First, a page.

2016. That’s sixteen years after the whole Millennium aka Y2k (who even remembers that term?) Fiasco-That-Wasn’t. Babies born in that year are teenagers on the brink of youth now… And I was already an adult then. I lived through what was a momentous time for our generation and then it passed us by and faded into the past. That’s how history is made, I guess.
But not all history fades away, does it? We still remember events and people who had an impact on our present, we keep their memories alive because what they left for us in the world helped us to reach where we are today. What we have learned from their cotributions has left us feeling indebted to them despite the fact that they are strangers to us in all other respects.
When I look at the events unfolding in the current times, I wonder what it is that we will chose to remember and what we will chose to forget. Keeping a memory alive isn’t about recording it down on paper – there’s thousands of books filled with ‘memories’ that no one cares to recall. Keeping a memory alive is about re-living it over and over again until it becomes so much a part of us that we begin to own it on a personal level. Forgetting it would be like forgetting who we are.
I often wonder what memories are important for me to pass on to my daughter. Will it change her life if I forget to note down when she first sat up or started to crawl? Will she feel less complete if I don’t mark out when each of her teeth emerged? Is it important to her self-development to know how we spent sleepless nights wondering why she was cranky and listless only to have her fall fast asleep in the morning after volunteering a polite hiccup of a burp. (How can such a small amount of ‘nothing’ cause so much trouble?)
I also wonder how to pass on the memories or habits I think are important to her – praying, reciting Qur’an, talking regularly to God, giving charity, helping others, contributing to society, exploring, reading! So many things that I want her to learn to do like second nature instead of having to stop and think about when the last time she did them was and whether that action was ‘due’ for some attention.
I realised the answer lies (yes, I know it’s cliché, but then what Truths aren’t?) in how I live my own life. Really. I mean, we say it all the time: practice what you preach, lead by example, walk your talk… but it’s so true that every second of your life is observed by your children and they will learn best what they see you express non-verbally.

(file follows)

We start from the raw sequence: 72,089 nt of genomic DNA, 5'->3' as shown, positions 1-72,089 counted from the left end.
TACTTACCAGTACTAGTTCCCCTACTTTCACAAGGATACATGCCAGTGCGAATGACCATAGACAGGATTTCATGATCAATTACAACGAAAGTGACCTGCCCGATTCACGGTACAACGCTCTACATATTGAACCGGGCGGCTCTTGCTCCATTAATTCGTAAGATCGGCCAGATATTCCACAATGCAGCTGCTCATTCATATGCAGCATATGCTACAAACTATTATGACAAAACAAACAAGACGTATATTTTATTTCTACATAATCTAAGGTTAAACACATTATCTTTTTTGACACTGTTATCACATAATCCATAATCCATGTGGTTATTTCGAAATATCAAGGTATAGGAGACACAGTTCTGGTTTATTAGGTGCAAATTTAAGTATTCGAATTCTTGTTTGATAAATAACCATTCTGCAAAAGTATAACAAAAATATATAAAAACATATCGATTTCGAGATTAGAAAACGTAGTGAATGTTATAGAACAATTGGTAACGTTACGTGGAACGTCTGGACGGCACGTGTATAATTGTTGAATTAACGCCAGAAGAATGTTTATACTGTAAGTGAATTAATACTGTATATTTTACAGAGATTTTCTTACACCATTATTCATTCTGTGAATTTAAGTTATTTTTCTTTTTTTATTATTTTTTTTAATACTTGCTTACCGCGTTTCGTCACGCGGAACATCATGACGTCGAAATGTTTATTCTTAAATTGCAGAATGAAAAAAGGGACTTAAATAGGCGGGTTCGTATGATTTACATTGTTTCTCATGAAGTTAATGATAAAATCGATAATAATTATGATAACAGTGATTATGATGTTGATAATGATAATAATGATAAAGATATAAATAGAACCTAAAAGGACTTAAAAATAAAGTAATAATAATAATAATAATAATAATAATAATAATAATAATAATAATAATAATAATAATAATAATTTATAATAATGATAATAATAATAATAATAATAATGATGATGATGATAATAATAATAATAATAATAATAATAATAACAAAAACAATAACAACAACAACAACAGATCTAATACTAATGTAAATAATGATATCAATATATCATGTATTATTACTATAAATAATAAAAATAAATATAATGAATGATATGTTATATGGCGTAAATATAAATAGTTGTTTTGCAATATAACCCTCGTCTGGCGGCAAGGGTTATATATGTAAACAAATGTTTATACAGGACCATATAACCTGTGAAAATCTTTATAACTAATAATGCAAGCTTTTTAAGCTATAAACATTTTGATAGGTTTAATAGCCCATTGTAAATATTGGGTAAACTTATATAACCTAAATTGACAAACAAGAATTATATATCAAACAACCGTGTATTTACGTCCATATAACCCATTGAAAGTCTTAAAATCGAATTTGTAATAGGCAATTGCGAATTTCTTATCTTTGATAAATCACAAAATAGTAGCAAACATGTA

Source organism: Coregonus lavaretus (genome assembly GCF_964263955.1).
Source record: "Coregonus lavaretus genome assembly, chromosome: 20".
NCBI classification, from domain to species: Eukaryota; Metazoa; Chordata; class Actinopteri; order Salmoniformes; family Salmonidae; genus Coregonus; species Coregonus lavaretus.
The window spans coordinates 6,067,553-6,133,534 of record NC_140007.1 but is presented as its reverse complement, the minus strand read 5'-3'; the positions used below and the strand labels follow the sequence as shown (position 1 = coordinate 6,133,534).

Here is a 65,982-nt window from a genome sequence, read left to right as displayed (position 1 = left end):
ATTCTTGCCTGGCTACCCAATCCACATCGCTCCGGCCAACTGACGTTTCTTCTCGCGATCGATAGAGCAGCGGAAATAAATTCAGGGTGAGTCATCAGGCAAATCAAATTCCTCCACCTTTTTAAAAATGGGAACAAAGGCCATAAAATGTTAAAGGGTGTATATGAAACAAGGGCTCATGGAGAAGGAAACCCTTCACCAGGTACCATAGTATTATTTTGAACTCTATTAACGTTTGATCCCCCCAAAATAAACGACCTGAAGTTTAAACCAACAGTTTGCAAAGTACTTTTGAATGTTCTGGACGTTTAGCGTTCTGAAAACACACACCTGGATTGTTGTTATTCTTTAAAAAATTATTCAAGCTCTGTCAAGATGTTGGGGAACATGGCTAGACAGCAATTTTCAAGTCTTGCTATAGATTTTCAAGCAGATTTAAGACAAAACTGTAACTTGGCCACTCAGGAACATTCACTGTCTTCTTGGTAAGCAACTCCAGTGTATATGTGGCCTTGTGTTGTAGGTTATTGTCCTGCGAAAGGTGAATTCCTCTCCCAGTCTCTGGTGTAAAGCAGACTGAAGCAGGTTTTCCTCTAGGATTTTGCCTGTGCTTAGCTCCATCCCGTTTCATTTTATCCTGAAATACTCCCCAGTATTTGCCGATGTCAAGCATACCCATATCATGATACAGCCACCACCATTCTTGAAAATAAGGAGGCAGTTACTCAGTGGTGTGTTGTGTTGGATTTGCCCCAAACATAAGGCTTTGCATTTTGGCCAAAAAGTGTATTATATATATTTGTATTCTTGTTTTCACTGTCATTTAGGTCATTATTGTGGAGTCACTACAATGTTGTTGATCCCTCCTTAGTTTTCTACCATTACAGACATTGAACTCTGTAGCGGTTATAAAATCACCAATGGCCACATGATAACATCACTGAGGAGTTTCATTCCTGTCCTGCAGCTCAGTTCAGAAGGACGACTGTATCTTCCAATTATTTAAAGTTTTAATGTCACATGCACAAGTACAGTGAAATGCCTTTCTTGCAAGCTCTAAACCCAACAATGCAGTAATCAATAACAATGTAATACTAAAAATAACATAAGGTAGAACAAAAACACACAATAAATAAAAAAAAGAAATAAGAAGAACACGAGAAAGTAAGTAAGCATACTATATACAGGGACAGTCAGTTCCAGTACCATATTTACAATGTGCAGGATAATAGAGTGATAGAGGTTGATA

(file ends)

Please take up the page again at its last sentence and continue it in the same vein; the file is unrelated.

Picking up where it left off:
The other day I asked my husband why in spite of all my efforts to teach our daughter how to stack a set of rings on a stand, she still prefers to just toss them aside or chew on them, while on the other hand, despite all my efforts to keep her away from phones, she already pokes her forefinger at a blank screen or tries (tentatively) to swipe across it. He was busy reading news on his mobile at that time and didn’t offer more than a curious grunt in reply. Which got me thinking.
My conscious attempt at teaching her a new skill was focused on a few minutes daily, while she was observing our unconcious use of our phones all day long. Wasn’t it inevitable that she would pick the habit that she was exposed to more frequently even though we have never taught it to her or even directed her attention to it?
On that basis then, will she really learn to be concerned about the affairs of the ummah worldwide if I only expose her to it on the news for a few minutes everyday? Will she learn to give up her own luxuries (and hopefully a few needs as well) so that she can give to the less fortunate if we only speak of them once in a while during a crisis?
Will she be able to long for her Imam (atfs) if we only remember him by reciting Dua al-Faraj once a day or Dua al-Nudba on Fridays? Are the weekly acts of worship or the daily ones for that matter enough to make true Muslims – in the sense of ‘Submitters’ – out of us and her? Are these habits that I will be teaching her or traits she can imbibe into her character?
‘Islam is a way of life’. A simple statement repeated a million times over and memorised by every Muslim child. But it’s comprehensiveness and depth is lost on the majority of us.
The challenge is not being a Muslim or proclaiming the faith, it is in actually living the reality of submission every single moment. It in waking every morning with a heaviness in your soul because you are incomplete without your Imam (atfs). It is cradling a sadness in your heart because your brothers and sisters are undergoing unspeakable sorrows and you can find no way to help or save them.
The challenge is remembering that reality is not only about what is happening in the small area of your personal life, but what is happening on a global scale. Reality is about the interconnectedness of everyone and everything and what it means for humanity as a whole.
Most of us live in little shells surrounded by our own comforts and grievances, popping our heads out once in a while to see what’s going on around us and then withdrawing back into those shells. We begin to think that our lives are the center of the world, albeit unconsciously. We are neither conscious nor aware of the constant passage of time and the fact that we are steadily moving forward towards an end.
Every night I go to bed making a promise to myself to be more present so that my daughter will learn to be the same. Every morning I wake up and promptly forget that promise. It’s a vicious cycle that I don’t seem able to break out of. Yet.
However, no one will teach my child the lessons I want to on my behalf. She is my responsibility and guarding her is my priority. If I truly believe that, then I have no choice but to make the changes I need to before it is too late.
Maybe if I can start to be real for my self and my daughter, then I will one day be able to be real with regard to my Imam (atfs) and my God.